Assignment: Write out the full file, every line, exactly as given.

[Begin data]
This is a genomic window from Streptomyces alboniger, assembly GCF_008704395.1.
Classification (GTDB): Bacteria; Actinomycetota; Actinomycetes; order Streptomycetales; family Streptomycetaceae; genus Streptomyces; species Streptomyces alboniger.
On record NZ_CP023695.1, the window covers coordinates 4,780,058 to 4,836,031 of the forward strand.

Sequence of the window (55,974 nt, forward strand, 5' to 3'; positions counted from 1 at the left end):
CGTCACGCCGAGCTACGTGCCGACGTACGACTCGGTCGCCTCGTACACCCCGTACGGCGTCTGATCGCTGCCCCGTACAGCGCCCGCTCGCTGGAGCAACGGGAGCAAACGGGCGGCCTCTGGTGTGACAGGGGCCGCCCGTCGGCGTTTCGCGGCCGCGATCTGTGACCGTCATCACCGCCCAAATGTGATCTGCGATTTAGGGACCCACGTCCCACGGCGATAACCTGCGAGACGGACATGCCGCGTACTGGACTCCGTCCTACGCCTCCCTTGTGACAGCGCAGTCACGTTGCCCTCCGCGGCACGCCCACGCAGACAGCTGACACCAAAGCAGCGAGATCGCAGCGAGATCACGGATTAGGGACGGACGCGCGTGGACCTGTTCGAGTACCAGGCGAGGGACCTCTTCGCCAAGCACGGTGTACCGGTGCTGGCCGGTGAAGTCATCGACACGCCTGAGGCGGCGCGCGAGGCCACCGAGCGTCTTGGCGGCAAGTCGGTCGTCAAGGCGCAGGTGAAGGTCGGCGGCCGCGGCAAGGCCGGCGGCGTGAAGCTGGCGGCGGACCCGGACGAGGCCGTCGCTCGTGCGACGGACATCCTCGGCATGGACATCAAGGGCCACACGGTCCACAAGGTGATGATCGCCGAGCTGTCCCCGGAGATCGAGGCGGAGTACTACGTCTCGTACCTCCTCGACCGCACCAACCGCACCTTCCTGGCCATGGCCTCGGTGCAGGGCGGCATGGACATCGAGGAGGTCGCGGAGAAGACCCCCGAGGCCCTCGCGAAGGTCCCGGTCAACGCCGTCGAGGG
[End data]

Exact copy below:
This is a genomic window from Streptomyces alboniger, assembly GCF_008704395.1.
Classification (GTDB): Bacteria; Actinomycetota; Actinomycetes; order Streptomycetales; family Streptomycetaceae; genus Streptomyces; species Streptomyces alboniger.
On record NZ_CP023695.1, the window covers coordinates 4,780,058 to 4,836,031 of the forward strand.

Sequence of the window (55,974 nt, forward strand, 5' to 3'; positions counted from 1 at the left end):
CGTCACGCCGAGCTACGTGCCGACGTACGACTCGGTCGCCTCGTACACCCCGTACGGCGTCTGATCGCTGCCCCGTACAGCGCCCGCTCGCTGGAGCAACGGGAGCAAACGGGCGGCCTCTGGTGTGACAGGGGCCGCCCGTCGGCGTTTCGCGGCCGCGATCTGTGACCGTCATCACCGCCCAAATGTGATCTGCGATTTAGGGACCCACGTCCCACGGCGATAACCTGCGAGACGGACATGCCGCGTACTGGACTCCGTCCTACGCCTCCCTTGTGACAGCGCAGTCACGTTGCCCTCCGCGGCACGCCCACGCAGACAGCTGACACCAAAGCAGCGAGATCGCAGCGAGATCACGGATTAGGGACGGACGCGCGTGGACCTGTTCGAGTACCAGGCGAGGGACCTCTTCGCCAAGCACGGTGTACCGGTGCTGGCCGGTGAAGTCATCGACACGCCTGAGGCGGCGCGCGAGGCCACCGAGCGTCTTGGCGGCAAGTCGGTCGTCAAGGCGCAGGTGAAGGTCGGCGGCCGCGGCAAGGCCGGCGGCGTGAAGCTGGCGGCGGACCCGGACGAGGCCGTCGCTCGTGCGACGGACATCCTCGGCATGGACATCAAGGGCCACACGGTCCACAAGGTGATGATCGCCGAGCTGTCCCCGGAGATCGAGGCGGAGTACTACGTCTCGTACCTCCTCGACCGCACCAACCGCACCTTCCTGGCCATGGCCTCGGTGCAGGGCGGCATGGACATCGAGGAGGTCGCGGAGAAGACCCCCGAGGCCCTCGCGAAGGTCCCGGTCAACGCCGTCGAGGG